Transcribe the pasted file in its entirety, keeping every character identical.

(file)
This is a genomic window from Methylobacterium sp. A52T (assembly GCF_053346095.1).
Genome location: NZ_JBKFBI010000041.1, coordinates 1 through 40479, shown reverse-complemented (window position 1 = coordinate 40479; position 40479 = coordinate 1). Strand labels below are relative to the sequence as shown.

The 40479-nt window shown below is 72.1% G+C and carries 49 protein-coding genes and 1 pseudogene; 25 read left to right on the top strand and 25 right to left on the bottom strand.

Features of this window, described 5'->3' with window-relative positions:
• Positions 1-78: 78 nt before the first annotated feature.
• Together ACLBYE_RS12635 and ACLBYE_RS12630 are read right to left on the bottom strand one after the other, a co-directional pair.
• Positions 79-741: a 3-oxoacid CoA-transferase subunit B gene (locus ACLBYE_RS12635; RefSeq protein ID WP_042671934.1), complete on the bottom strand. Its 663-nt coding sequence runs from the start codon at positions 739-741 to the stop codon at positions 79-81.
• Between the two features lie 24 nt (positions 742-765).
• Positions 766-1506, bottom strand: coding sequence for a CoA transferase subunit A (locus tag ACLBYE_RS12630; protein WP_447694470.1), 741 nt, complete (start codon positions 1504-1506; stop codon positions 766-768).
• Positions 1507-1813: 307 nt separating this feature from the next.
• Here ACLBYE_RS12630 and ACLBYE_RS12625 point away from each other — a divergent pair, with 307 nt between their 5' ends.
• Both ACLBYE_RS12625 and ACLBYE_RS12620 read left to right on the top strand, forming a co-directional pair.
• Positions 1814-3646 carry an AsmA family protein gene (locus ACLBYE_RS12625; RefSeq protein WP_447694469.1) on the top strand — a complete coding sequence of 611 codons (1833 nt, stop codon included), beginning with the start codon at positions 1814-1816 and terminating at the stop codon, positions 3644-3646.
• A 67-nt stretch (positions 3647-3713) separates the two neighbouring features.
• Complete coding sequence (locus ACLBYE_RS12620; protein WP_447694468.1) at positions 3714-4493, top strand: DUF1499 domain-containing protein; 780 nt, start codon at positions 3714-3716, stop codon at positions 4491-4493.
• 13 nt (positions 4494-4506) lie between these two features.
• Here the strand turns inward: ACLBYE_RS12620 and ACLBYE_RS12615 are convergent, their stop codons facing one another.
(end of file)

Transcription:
This is a genomic window from Methylobacterium sp. A52T (assembly GCF_053346095.1).
Genome location: NZ_JBKFBI010000041.1, coordinates 1 through 40479, shown reverse-complemented (window position 1 = coordinate 40479; position 40479 = coordinate 1). Strand labels below are relative to the sequence as shown.

The 40479-nt window shown below is 72.1% G+C and carries 49 protein-coding genes and 1 pseudogene; 25 read left to right on the top strand and 25 right to left on the bottom strand.

Features of this window, described 5'->3' with window-relative positions:
• Positions 1-78: 78 nt before the first annotated feature.
• Together ACLBYE_RS12635 and ACLBYE_RS12630 are read right to left on the bottom strand one after the other, a co-directional pair.
• Positions 79-741: a 3-oxoacid CoA-transferase subunit B gene (locus ACLBYE_RS12635; RefSeq protein ID WP_042671934.1), complete on the bottom strand. Its 663-nt coding sequence runs from the start codon at positions 739-741 to the stop codon at positions 79-81.
• Between the two features lie 24 nt (positions 742-765).
• Positions 766-1506, bottom strand: coding sequence for a CoA transferase subunit A (locus tag ACLBYE_RS12630; protein WP_447694470.1), 741 nt, complete (start codon positions 1504-1506; stop codon positions 766-768).
• Positions 1507-1813: 307 nt separating this feature from the next.
• Here ACLBYE_RS12630 and ACLBYE_RS12625 point away from each other — a divergent pair, with 307 nt between their 5' ends.
• Both ACLBYE_RS12625 and ACLBYE_RS12620 read left to right on the top strand, forming a co-directional pair.
• Positions 1814-3646 carry an AsmA family protein gene (locus ACLBYE_RS12625; RefSeq protein WP_447694469.1) on the top strand — a complete coding sequence of 611 codons (1833 nt, stop codon included), beginning with the start codon at positions 1814-1816 and terminating at the stop codon, positions 3644-3646.
• A 67-nt stretch (positions 3647-3713) separates the two neighbouring features.
• Complete coding sequence (locus ACLBYE_RS12620; protein WP_447694468.1) at positions 3714-4493, top strand: DUF1499 domain-containing protein; 780 nt, start codon at positions 3714-3716, stop codon at positions 4491-4493.
• 13 nt (positions 4494-4506) lie between these two features.
• Here the strand turns inward: ACLBYE_RS12620 and ACLBYE_RS12615 are convergent, their stop codons facing one another.